By Chris Taylor

(Reuters) - Laura Bartlett doesn't think of herself as the key to the 2012 elections. She's a bank employee, mother of two and budding comedian with the troupe Four Funny Females. And honestly, the she couldn't care less about politics.

But that doesn't mean pollsters aren't keenly interested in what she's thinking and feeling. After all, she's in the heart of a demographic that's been the subject of some recent political research: The Wal-Mart Mom.

The Dallas resident is more bemused than anything else. "I really don't know what to think," says the 44-year-old, who hits up her local Wal-Mart for groceries. "Maybe I should feel special, like I'm being courted. By the way, if any pollster wants to pay my Wal-Mart tab, that would be nice. I can definitely be bought."

To political operatives, Wal-Mart Moms are no joke. They're defined as women with kids who have shopped at the popular discounter within the past month. They're generally white and working-class, with almost half having household incomes below $50,000. And just how big a political punch do they pack? In an age when candidates scratch and claw for every 1 percent of the vote, they represent a full 16 percent of the electorate.

In 2008, the bloc picked Barack Obama over John McCain, helping the Democrat to victory. In the 2010 midterms, they shifted to the Republicans, helping the party pick up major gains. No wonder politicos are paying attention.

To pick the brains of those moms, recent focus groups were put together by research firms Public Opinion Strategies and Momentum Analysis, on behalf of - you guessed it - Wal-Mart, eager to promote the importance of its own customer base.

The findings, as you might expect given a deeply troubled economy, are decidedly dark: "Although these moms were squeezed last year, there is a real sense that life is that much worse and the economic strain is taking its toll," the report's authors write. "Every week is another crisis for these moms, and they wonder when it is going to end."


It has to be asked, though: What happened to all the past political flavors-of-the-month, like Soccer Moms and Nascar Dads (a demographic based on fans of auto racing sports events)? Are they still out there in the political landscape, pining by the phone for a pollster to call?

They haven't gone away, exactly. But the influence of voting blocs waxes and wanes with each new election result. "Pollsters put theories out there, and those theories can be proven or disproven by elections," says Amy Leveton, senior vice president at powerhouse political research firm Penn Schoen Berland.

"Soccer Moms did indeed turn elections, and were a swing vote that helped decide winners. With Nascar Dads, it wasn't as clear that anything turned on their votes, and so they've become less newsworthy."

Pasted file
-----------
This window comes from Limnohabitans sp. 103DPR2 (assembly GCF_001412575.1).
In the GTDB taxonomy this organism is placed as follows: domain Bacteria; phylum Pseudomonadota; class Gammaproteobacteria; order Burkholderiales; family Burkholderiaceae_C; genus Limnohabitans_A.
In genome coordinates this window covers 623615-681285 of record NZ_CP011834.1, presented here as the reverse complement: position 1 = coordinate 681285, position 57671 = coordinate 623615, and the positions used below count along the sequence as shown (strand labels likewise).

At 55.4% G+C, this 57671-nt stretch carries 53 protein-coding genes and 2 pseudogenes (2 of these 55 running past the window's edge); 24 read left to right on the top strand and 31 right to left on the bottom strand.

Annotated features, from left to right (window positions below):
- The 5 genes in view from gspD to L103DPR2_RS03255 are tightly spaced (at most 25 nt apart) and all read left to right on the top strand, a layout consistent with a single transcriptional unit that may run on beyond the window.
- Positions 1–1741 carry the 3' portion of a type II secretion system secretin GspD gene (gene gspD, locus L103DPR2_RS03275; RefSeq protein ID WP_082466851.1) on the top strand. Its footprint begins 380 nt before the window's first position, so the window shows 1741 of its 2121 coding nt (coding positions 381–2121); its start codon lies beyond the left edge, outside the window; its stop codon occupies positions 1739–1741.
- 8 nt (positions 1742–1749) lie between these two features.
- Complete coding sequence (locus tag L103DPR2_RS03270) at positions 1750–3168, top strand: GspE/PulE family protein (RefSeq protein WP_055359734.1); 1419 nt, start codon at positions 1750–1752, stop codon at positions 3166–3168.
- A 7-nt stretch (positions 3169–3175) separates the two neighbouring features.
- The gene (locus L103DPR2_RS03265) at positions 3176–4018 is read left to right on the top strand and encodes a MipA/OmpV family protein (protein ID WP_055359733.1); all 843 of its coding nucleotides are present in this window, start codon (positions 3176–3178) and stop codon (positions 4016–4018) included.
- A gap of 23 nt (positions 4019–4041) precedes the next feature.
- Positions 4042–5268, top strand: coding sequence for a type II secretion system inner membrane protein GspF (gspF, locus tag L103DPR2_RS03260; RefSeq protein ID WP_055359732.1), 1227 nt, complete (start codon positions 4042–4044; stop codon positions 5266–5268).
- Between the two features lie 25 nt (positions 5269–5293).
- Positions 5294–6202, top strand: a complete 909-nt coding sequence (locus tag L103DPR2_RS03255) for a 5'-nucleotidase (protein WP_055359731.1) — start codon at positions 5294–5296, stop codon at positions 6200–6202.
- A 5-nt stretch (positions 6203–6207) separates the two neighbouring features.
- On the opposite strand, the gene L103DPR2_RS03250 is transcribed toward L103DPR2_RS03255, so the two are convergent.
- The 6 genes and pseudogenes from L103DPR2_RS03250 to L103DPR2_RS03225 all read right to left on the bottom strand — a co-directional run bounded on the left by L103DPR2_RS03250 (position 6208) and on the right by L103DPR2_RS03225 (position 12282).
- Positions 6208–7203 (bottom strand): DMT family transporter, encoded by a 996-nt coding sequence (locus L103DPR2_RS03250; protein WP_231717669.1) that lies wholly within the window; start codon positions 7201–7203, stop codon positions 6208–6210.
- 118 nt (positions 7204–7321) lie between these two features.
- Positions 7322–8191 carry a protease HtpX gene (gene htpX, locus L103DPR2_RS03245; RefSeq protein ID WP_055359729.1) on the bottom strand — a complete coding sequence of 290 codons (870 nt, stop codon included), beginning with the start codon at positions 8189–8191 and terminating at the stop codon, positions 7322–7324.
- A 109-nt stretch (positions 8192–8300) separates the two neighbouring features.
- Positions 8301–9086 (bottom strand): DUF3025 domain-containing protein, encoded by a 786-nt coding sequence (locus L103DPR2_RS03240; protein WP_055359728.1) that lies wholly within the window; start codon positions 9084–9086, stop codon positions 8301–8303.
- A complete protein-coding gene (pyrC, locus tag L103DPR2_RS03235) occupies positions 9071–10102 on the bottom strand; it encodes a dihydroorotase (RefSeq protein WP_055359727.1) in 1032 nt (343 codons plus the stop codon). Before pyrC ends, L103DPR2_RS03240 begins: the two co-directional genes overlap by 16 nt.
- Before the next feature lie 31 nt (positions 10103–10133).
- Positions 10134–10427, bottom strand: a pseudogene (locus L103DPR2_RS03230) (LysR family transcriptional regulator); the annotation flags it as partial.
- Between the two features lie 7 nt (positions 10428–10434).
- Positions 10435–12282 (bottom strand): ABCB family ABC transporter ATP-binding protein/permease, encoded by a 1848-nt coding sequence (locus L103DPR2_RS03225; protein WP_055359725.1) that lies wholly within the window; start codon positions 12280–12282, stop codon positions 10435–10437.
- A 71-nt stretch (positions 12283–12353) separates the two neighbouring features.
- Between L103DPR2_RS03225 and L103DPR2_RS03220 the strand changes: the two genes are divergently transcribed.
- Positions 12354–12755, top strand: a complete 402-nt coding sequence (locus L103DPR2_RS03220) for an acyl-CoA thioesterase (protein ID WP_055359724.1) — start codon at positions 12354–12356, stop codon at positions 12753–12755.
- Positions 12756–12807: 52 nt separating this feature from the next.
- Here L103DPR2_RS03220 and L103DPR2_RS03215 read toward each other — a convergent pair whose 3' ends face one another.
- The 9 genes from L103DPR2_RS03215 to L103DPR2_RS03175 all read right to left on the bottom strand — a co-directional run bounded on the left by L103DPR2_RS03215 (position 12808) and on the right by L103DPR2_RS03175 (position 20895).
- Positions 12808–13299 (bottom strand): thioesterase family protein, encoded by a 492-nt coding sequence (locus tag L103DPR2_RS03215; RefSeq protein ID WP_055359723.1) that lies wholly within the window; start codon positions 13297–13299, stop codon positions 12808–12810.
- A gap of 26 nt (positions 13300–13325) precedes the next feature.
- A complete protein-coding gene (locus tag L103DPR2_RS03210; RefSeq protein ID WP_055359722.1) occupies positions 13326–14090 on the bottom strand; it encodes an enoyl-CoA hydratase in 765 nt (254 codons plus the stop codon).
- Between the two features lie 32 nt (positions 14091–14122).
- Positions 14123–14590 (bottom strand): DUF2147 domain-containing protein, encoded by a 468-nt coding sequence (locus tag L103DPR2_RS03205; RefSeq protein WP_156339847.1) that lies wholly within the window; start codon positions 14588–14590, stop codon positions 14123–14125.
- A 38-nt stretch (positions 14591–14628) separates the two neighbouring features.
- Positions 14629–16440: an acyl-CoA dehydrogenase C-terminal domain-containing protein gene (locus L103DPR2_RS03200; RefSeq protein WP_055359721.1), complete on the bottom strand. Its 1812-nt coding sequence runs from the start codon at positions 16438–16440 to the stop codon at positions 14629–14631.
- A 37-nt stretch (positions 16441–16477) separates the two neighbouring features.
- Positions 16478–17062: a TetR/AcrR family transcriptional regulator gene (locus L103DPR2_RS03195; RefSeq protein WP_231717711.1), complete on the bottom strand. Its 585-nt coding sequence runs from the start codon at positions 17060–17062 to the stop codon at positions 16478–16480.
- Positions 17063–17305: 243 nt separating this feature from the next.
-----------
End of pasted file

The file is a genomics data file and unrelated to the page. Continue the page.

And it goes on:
Indeed, the Wal-Mart Mom might just be updated packaging for that critical Soccer Mom demographic. Packaging designed by Wal-Mart itself, since it injects customers and their concerns into the political conversation.

"We are excited Wal-Mart Moms continue to be on the center stage of the political debate, and serve as a voice for all Americans," says Wal-Mart spokeswoman Brooke Buchanan.

That trick might not work for a smaller demographic, of course. (Applebee's Uncles, anyone?) But when you're as ubiquitous as Wal-Mart - 4,400 stores and 1.4 million employees in the U.S., serving customers 200 million times a week around the globe - you apparently have the kind of clout to be defining voting blocs.

Wal-Mart wants "to be seen as thought leaders, with their finger on the pulse of what their customers are thinking and feeling. And they get some ink, with plenty of coverage for the exact audience they're trying to appeal to," Leveton says.

In fact, the Wal-Mart Mom might be a very appropriate new incarnation of the Soccer Mom, given the lean state of the economy.

Those moms on the sidelines of the soccer field, juggling various leisure activities, had more of an upper-middle-class sheen; they were once described by pollster Ron Lester as being wearers of "Bruno Magli shoes," with average incomes of $50,000 on their own.

Now, with many incomes shrinking, most moms are focused on the deadly serious business of finding bargains for their families. And that's something that's common to Americans of all income levels.

"I wouldn't make assumptions that Wal-Mart Moms are downscale," says Margie Omero, founder of Momentum Analysis, who helped assemble the new research. "They're very much like women across the board - as head of their households, they're feeling the economic squeeze very personally, and are making tough decisions about what to cut."

Take a Wal-Mart Mom like New York-based Melissa Daly. "Given the economy, everyone's being more frugal these days," says Daly, a financial communications consultant with MFD Communications. "We're all facing financial hardship and looking for bargains. That's why we're shopping there."

So could Daly's love of loading up on $3 T-shirts for her young son somehow translate into a political movement? She admits to being a tad flattered. "I'm obviously not a Nascar Dad, so I've never really been focused on like this," says Daly, 41. "I'm always happy when someone wants to hear my opinion."

The jury's out on whether Wal-Mart Moms will stick around as a political force, or if they eventually recede into the background, like the Sarah Palin-inspired Hockey Moms you don't hear much about anymore. Ask Wal-Mart Moms themselves, and they seem skeptical that anyone in Washington will actually listen to them. Which, when you think about it, fits the current zeitgeist just about perfectly.

"Politicians are all so fickle," says Dallas' Laura Bartlett. "It's almost like Wal-Mart Moms are a fad, and we'll eventually give way to guppy owners or Target shoppers or Pizza Hut grandmas. We'll be replaced soon - so don't put too much stock in us."

(Edited by Martin Howell)